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Home Publications Blogs Beat the Press A Heaping Dose of Economic Nonsense from Thomas Friedman on China

A Heaping Dose of Economic Nonsense from Thomas Friedman on China

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Sunday, 04 May 2014 08:25

No one expects to get serious insights on the economy from reading Thomas Friedman, but he really went off the deep end in today's column. The piece is a diatribe about how our economic weakness is preventing the United States from acting like a real superpower.

At one point Friedman tells readers:

"We need to counterbalance China in the Asia-Pacific region, but that is not easy when we owe Beijing nearly $1.3 trillion, because of our credit-fueled profligacy."

Presumably Friedman is referring to the amount of government debt that China owns, but it is hard to tell since the statement makes no sense at almost any level.

Let's assume that Friedman is referring to government debt. And this poses a threat to the U.S. exactly how? Yes, China could dump the debt. If they tried to sell it all Monday morning, it would probably drive down the price a little bit and raise interest rates some, but there is not exactly a shortage of people willing to buy U.S. debt right now.

Friedman may not have access to the business section of his paper, but the current interest rate on 10-year Treasury bonds is under 2.6 percent. If China dumps its bonds then maybe it would rise to 2.7 percent, 2.8 percent? Maybe it will go back to the 3.0 percent level we saw in December. A lower interest rate is better than a higher interest rate right now, but I don't recall anyone saying that high interest rates were suffocating the economy five months ago. (in more normal times, 10-year Treasury bonds carry a yield of 5-6 percent.)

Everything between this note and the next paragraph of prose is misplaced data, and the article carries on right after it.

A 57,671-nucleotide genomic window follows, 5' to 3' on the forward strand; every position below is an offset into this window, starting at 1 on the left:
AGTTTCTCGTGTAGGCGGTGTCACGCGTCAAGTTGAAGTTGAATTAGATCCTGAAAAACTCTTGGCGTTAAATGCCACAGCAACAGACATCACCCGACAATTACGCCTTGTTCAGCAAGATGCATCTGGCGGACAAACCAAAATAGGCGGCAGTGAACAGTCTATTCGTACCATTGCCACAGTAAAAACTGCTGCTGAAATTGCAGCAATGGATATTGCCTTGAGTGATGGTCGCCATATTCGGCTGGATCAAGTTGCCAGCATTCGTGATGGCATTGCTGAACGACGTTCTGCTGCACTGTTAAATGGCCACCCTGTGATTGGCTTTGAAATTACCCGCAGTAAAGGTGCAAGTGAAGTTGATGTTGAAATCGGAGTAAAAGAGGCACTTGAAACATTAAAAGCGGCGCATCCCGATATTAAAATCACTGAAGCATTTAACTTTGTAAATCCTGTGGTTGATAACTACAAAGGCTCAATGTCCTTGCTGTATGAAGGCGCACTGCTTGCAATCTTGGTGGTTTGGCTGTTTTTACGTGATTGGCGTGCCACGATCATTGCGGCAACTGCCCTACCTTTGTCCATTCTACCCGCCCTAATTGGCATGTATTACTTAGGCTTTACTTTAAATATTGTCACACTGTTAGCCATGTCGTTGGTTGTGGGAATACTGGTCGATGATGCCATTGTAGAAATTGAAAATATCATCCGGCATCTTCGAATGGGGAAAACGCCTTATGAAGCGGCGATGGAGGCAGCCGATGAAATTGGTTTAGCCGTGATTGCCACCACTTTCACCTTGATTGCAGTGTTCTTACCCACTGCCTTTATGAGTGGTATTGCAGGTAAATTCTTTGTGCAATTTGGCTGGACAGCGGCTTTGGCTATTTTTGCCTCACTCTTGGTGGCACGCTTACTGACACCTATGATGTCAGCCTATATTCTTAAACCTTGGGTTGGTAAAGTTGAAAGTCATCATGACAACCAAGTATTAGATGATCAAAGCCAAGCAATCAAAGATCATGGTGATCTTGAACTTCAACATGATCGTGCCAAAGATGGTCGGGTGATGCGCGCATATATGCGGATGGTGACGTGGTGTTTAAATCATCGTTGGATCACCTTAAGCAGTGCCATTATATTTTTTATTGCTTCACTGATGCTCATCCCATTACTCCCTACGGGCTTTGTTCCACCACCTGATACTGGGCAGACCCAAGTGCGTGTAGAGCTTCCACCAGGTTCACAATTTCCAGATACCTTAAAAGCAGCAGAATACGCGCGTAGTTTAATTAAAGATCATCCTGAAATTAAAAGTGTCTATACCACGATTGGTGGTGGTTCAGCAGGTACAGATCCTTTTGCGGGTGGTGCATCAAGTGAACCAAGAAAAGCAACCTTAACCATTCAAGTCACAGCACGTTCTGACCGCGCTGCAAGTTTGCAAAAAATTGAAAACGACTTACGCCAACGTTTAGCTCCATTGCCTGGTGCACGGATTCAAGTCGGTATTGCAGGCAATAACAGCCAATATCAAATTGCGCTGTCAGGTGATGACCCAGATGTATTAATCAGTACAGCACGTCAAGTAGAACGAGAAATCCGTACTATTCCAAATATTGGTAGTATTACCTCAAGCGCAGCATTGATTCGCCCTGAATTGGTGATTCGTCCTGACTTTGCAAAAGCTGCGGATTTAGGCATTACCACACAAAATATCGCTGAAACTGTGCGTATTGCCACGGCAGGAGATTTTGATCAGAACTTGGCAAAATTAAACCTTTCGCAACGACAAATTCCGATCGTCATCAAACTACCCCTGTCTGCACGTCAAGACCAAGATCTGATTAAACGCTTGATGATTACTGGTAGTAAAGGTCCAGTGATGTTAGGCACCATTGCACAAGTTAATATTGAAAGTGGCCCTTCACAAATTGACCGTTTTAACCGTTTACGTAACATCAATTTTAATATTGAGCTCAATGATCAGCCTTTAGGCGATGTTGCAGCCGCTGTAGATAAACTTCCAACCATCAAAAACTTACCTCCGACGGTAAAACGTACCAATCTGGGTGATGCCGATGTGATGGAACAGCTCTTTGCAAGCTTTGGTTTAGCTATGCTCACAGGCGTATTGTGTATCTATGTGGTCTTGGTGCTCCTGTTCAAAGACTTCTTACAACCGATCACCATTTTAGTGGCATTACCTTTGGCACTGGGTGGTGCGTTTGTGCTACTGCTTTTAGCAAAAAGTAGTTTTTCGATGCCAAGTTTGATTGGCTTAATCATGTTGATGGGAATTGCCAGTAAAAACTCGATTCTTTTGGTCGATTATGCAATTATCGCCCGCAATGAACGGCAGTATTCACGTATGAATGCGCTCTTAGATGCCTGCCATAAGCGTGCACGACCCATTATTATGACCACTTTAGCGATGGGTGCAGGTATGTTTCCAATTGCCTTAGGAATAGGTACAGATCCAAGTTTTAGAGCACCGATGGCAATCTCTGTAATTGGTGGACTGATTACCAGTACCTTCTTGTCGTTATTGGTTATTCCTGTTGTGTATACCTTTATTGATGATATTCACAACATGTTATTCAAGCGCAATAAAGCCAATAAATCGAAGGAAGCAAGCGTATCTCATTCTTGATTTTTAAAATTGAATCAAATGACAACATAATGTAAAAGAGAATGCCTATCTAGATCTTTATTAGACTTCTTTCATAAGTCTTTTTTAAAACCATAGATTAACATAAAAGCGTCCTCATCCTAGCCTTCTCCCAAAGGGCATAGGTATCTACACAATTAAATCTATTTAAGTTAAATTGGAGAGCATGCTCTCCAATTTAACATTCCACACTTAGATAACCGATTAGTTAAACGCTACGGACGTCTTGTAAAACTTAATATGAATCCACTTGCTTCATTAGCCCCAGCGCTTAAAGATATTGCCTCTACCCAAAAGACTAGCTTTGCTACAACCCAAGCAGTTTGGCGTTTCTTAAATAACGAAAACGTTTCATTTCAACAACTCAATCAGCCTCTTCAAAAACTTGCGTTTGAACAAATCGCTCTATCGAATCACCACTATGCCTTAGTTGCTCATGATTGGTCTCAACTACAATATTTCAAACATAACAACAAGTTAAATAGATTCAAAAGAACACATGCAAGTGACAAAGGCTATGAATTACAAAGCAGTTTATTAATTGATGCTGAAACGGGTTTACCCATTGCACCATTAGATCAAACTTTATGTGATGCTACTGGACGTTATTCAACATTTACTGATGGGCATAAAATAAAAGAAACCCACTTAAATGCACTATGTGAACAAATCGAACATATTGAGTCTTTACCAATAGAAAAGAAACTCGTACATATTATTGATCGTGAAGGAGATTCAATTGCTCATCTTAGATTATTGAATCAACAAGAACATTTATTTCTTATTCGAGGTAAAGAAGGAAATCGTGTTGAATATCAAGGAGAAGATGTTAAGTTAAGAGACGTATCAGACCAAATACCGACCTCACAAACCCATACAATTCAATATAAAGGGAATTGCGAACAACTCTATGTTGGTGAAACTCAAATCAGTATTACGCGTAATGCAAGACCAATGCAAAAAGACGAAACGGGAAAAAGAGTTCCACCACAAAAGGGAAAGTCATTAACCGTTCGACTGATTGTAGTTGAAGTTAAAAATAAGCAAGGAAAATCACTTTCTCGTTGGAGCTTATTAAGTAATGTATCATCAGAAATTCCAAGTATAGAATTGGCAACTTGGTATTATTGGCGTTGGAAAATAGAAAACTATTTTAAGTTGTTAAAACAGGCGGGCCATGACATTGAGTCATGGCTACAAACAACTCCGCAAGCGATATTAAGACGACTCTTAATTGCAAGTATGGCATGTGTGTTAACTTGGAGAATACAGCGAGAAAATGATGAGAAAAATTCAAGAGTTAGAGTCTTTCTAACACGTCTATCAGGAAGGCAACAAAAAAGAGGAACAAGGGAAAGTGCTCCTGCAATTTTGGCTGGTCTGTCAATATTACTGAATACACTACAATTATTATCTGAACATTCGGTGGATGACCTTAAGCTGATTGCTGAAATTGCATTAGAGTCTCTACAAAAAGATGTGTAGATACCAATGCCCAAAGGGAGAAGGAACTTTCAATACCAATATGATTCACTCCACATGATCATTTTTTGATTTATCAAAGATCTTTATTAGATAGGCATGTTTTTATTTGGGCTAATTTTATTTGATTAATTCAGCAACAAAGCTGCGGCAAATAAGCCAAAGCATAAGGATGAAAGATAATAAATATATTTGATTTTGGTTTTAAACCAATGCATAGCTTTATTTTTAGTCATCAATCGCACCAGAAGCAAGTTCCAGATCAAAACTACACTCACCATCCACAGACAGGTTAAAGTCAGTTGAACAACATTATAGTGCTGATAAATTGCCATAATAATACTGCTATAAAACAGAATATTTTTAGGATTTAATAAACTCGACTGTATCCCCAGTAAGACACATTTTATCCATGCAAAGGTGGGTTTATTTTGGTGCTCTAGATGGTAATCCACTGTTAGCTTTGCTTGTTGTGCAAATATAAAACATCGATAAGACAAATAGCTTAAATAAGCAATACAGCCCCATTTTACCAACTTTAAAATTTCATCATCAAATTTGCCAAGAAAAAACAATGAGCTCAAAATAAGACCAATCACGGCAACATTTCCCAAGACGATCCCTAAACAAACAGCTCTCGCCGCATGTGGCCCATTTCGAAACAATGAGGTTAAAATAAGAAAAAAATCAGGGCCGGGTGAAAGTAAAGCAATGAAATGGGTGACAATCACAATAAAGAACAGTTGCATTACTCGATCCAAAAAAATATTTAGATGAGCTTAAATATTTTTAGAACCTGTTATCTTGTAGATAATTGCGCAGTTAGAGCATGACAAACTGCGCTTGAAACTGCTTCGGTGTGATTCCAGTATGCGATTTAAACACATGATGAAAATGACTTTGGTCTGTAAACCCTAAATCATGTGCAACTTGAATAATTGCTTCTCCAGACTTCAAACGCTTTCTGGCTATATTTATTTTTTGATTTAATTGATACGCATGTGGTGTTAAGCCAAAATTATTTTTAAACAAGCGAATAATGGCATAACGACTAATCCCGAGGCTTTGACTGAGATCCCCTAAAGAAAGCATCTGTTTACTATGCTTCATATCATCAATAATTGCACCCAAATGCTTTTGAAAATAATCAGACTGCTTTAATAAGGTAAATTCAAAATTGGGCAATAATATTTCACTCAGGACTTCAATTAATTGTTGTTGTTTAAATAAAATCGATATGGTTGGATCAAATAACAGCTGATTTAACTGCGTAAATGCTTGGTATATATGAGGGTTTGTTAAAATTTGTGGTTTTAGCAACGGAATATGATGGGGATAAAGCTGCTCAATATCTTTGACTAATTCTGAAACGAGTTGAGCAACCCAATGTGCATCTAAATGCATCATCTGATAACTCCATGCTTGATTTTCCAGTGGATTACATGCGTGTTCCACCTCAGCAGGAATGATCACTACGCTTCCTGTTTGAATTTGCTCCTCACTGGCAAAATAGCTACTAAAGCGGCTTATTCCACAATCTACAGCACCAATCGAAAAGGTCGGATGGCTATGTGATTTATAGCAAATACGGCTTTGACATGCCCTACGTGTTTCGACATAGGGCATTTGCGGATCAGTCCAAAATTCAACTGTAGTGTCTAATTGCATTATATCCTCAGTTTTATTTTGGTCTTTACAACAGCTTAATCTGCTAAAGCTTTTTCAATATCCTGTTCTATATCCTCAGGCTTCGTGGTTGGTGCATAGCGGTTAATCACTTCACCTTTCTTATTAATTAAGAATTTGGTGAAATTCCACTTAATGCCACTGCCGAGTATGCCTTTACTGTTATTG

Of course the story doesn't end with interest rates. The Obama administration has been publicly committed to a policy of forcing China to raise the value of its currency against the dollar. Many accuse China of "manipulating" the value of its currency, deliberately keeping it low against the dollar to make its products cheaper in U.S. markets.

The way China keeps the value of its currency down is through purchasing hundreds of billions of dollars of assets in the United States, primarily government bonds. If China were to dump its bonds, then it would send down the value of the dollar against the Chinese yuan. This is ostensibly exactly what the Obama administration has been asking China to do.

The result is that we will be able to export more goods and services to China and other countries and domestically produced items will replace imports. This will lower our trade deficit and potentially create millions of new jobs, many of which will be relatively high-paying jobs in manufacturing. Are you scared yet?

But wait, there's more. Friedman is badly confused about the relationship of "our credit-fueled profligacy" and the debt to China. Suppose that we had been running balanced budgets for the last decade, but China had the same policy of trying to prop up the dollar to boost its exports. It could have bought the exact same amount of government debt that was already outstanding. Alternatively, it could have bought up debt of private corporations or bought equity in them. In these cases, the United States would be just as much indebted to China as it is today, even though the government will not have been profligate by Friedman's standard.